|The Forum Area
Forum of Caesar
54 B.C. Gallican conquests;
Caesar's letter to Cicero to acquire neighboring lands of the Roman Forum;
48 B.C. Farsalo Battle and Caesar's vow to erect the temple of Venus;
September 26th 46 B.C. Inauguration of the Temple and incomplete
March 15th 44 B.C. Caesar's Assassination
80 A.D. Fire destroys the Forum;
May 12th 113 A.D. Trajan has Temple reconstructed;
283 A.D. during the kingdom of Carinus and Numerian another fire
destroys the Forum, which is reconstructed in a large part by Diocletian.
Complex Area: 160x75 meters
The piazza, in a long rectangular form, had
columnar porticos on the sides with two naves. Meanwhile, the entrance side had only a one
nave portico, probably for the presence of the Chalcidicum- the monumental entrance to the
Under the flat ceilings of the lateral porticos were a series of tabernae (shops)
from the Augustus era that were partially reconstructed under Trajan. The shops, of
various sizes, were wedged in the Campidoglio facing Clivo Argentario- the antique street
that connected the Roman Forum to the Campidoglio.
series of columns facing south-east gave access to a large public lavatory from the Trajan
era and is considered to be the largest in the antique world.
As an extension to the south-west portico, Trajan also added a structure of pillars with
double naves and two wings running along the edge of the Campidoglio.
According to sources from the 4th century A.D. the Forum was
later used as the Basilica Argentaria. which certainly reflected the name of its
location-Clivo Argentario. At the end of the Forum piazza was the Temple of Venus Genetrix
with eight columns in the front, nine on the sides, but without any columns in the back (periptero
The Forum wasn't
used for commercial activity, but used as a meeting place for dealings in public affairs
as well as the noblest activities that were before held in the Roman Forum.
The Basilica Argentaria was probably used as a specialized market selling bronze and
silverware. In later ages the structure was certainly used as a school. The temple's cell
probably also functioned as a museum since several works from celebrated artists have been
found: one of them being the worship statue of Venus sculpted by Arkesilaos-celebrated
artist in Caesar's time. Together with this are preserved paintings by Timomaco of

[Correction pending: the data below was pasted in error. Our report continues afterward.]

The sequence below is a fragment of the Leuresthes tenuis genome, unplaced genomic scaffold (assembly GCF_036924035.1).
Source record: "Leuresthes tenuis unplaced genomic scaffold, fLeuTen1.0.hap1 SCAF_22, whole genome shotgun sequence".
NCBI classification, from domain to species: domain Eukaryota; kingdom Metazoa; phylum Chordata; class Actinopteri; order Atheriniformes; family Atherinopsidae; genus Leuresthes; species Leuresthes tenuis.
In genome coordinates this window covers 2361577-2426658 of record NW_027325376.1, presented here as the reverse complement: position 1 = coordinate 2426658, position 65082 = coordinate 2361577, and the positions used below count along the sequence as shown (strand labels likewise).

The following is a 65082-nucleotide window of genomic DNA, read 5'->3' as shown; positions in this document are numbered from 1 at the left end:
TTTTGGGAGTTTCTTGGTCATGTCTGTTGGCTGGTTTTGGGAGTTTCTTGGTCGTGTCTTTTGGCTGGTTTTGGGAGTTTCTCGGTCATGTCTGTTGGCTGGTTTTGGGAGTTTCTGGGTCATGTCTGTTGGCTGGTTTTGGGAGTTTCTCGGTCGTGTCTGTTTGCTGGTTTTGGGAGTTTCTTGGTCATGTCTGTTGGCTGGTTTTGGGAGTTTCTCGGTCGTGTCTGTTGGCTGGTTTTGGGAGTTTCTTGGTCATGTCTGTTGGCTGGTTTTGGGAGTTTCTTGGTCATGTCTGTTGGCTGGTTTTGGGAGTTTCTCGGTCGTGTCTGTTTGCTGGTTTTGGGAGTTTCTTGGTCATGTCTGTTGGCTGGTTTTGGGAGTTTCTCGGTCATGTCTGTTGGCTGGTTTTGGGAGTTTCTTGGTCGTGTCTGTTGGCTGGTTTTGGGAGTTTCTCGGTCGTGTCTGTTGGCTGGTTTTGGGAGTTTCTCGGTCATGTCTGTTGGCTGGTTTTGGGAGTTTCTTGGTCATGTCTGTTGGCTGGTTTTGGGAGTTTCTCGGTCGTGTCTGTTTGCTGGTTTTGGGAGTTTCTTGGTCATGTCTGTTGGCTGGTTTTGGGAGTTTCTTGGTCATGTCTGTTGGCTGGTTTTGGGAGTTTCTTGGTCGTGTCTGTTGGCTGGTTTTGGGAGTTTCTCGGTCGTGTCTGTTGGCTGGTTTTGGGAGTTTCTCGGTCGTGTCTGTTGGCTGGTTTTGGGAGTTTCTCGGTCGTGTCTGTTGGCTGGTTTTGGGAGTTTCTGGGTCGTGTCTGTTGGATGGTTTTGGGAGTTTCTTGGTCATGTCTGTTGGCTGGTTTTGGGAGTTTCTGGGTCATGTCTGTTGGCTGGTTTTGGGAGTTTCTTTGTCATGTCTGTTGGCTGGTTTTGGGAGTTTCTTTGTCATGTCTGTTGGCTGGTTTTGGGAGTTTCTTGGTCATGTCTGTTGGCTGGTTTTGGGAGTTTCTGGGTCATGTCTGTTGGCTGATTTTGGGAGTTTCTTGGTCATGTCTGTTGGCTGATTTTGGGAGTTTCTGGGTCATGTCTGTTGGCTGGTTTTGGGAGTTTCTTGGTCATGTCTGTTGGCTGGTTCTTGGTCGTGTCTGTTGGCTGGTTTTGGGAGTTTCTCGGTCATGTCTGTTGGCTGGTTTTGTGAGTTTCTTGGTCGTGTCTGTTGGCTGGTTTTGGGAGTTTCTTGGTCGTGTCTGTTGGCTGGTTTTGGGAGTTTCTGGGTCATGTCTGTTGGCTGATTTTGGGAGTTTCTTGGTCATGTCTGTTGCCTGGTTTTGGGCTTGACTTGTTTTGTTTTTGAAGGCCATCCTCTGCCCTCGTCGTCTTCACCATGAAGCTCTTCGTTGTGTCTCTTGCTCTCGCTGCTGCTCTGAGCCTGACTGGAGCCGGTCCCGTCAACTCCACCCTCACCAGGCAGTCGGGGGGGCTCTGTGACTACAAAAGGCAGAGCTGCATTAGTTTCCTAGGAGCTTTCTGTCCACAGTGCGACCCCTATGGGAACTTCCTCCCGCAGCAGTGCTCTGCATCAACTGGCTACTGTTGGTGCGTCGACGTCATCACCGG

Bisanzio, six dactylothecae (incised precious stones), and a gold statue of Cleopatra.
The Forum of Caesar, in addition to being one of the most evident monuments of
self-representation of political power, was constructed as an extension to the Roman
Forum. Caesar himself behaved like a greco-oriental sovereign, escorted by a procession of
elephants and, against every republican norm, once received the Senate sitting in the
center of the temple. The dictator also had placed in front the temple a statue of himself
riding Bucefalo, the celebrated horse of Alexander the Great and symbol of absolute power.
The Temple of Venus Genetrix, intentionally placed at the end of the piazza was the
unifying and conclusive element to the architectural complex. This strict centralized
vision corresponded to the ideological function, following the propaganda of the
The choice of the Forum site is also significant: the future dictator didn't want to be
far from the central power, represented in the Curia, seat of the Senate. In fact, not
long before Caesar's death, the Senate agreed to reconstruct the Curia on the site.
The Public Lavatories
The semicircular brick structure had a loose stone foundation under the pavement with suspensurae
(small brick pillars) inserted for drainage.
The external area was probably covered with a ring barrel vault, while the central sector
was presumably uncovered to give light and ventilation. In spite of its modest function as
public toilets, the walls were covered in marble- evident today by holes in the walls that
were used to place the slabs.
Travertine corbels supported seats for around 50 people. This is an example of one of the
largest and most elegant hygienic foundations in the antique world.
Graffiti on walls
In the late antique epoch the Basilicata Argentaria was used as a school, as attested by
graffiti of verses from the Aeneid. These are still visible on the plaster of the walls.
It is guessed that one of the teachers was Caecilius Eros. There is not only
graffiti in writing but also a series of comical figures and portraits probably done by
The rich architectural decoration of the Temple of Venus Genetrix, re-erected by Trajan,
was reconstructed based on both historical sources (over the ages this decoration has
recorded magnificence) and recovered fragments found during the 1930's excavation-
recently renovated and systemized in the inside of the tabernae.
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